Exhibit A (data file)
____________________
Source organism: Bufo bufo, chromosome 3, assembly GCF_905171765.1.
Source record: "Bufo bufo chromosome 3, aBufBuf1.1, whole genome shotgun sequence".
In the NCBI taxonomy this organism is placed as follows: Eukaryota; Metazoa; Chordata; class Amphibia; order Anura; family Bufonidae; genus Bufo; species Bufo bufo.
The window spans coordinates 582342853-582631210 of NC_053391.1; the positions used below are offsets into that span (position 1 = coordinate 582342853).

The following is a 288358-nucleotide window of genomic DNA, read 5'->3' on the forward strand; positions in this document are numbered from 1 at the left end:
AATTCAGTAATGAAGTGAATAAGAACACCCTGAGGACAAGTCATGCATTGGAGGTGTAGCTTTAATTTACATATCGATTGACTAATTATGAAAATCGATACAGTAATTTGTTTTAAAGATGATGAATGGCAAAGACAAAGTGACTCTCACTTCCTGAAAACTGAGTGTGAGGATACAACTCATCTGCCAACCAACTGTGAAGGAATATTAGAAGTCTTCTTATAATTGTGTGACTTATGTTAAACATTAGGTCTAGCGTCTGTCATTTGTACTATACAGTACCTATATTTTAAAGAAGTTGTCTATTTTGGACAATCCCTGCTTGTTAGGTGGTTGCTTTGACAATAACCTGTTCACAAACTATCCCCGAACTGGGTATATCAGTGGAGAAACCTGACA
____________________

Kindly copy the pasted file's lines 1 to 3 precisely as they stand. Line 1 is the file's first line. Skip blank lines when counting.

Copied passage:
Source organism: Bufo bufo, chromosome 3, assembly GCF_905171765.1.
Source record: "Bufo bufo chromosome 3, aBufBuf1.1, whole genome shotgun sequence".
In the NCBI taxonomy this organism is placed as follows: Eukaryota; Metazoa; Chordata; class Amphibia; order Anura; family Bufonidae; genus Bufo; species Bufo bufo.